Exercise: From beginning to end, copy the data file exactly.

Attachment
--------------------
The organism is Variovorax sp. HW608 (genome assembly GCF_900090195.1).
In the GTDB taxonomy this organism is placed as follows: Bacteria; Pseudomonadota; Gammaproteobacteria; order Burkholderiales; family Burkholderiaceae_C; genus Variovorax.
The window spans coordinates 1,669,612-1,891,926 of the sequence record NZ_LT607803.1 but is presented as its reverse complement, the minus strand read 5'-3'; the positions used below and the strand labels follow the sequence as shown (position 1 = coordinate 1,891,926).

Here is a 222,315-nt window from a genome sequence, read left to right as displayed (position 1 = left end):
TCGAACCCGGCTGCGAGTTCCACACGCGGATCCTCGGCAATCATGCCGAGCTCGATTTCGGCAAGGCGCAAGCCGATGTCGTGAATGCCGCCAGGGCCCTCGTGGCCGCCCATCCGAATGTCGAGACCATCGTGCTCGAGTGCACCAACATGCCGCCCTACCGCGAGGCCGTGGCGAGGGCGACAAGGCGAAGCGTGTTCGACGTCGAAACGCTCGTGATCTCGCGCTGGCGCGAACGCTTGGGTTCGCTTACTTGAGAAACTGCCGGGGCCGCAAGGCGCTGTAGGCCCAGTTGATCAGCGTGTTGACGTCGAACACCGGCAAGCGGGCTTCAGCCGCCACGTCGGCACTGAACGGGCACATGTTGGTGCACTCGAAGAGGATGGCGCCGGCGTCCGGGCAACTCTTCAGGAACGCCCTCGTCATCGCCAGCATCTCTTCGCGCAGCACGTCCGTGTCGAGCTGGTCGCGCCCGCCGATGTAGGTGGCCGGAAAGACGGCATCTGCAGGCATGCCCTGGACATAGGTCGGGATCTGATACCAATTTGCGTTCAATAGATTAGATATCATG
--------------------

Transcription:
The organism is Variovorax sp. HW608 (genome assembly GCF_900090195.1).
In the GTDB taxonomy this organism is placed as follows: Bacteria; Pseudomonadota; Gammaproteobacteria; order Burkholderiales; family Burkholderiaceae_C; genus Variovorax.
The window spans coordinates 1,669,612-1,891,926 of the sequence record NZ_LT607803.1 but is presented as its reverse complement, the minus strand read 5'-3'; the positions used below and the strand labels follow the sequence as shown (position 1 = coordinate 1,891,926).

Here is a 222,315-nt window from a genome sequence, read left to right as displayed (position 1 = left end):
TCGAACCCGGCTGCGAGTTCCACACGCGGATCCTCGGCAATCATGCCGAGCTCGATTTCGGCAAGGCGCAAGCCGATGTCGTGAATGCCGCCAGGGCCCTCGTGGCCGCCCATCCGAATGTCGAGACCATCGTGCTCGAGTGCACCAACATGCCGCCCTACCGCGAGGCCGTGGCGAGGGCGACAAGGCGAAGCGTGTTCGACGTCGAAACGCTCGTGATCTCGCGCTGGCGCGAACGCTTGGGTTCGCTTACTTGAGAAACTGCCGGGGCCGCAAGGCGCTGTAGGCCCAGTTGATCAGCGTGTTGACGTCGAACACCGGCAAGCGGGCTTCAGCCGCCACGTCGGCACTGAACGGGCACATGTTGGTGCACTCGAAGAGGATGGCGCCGGCGTCCGGGCAACTCTTCAGGAACGCCCTCGTCATCGCCAGCATCTCTTCGCGCAGCACGTCCGTGTCGAGCTGGTCGCGCCCGCCGATGTAGGTGGCCGGAAAGACGGCATCTGCAGGCATGCCCTGGACATAGGTCGGGATCTGATACCAATTTGCGTTCAATAGATTAGATATCATG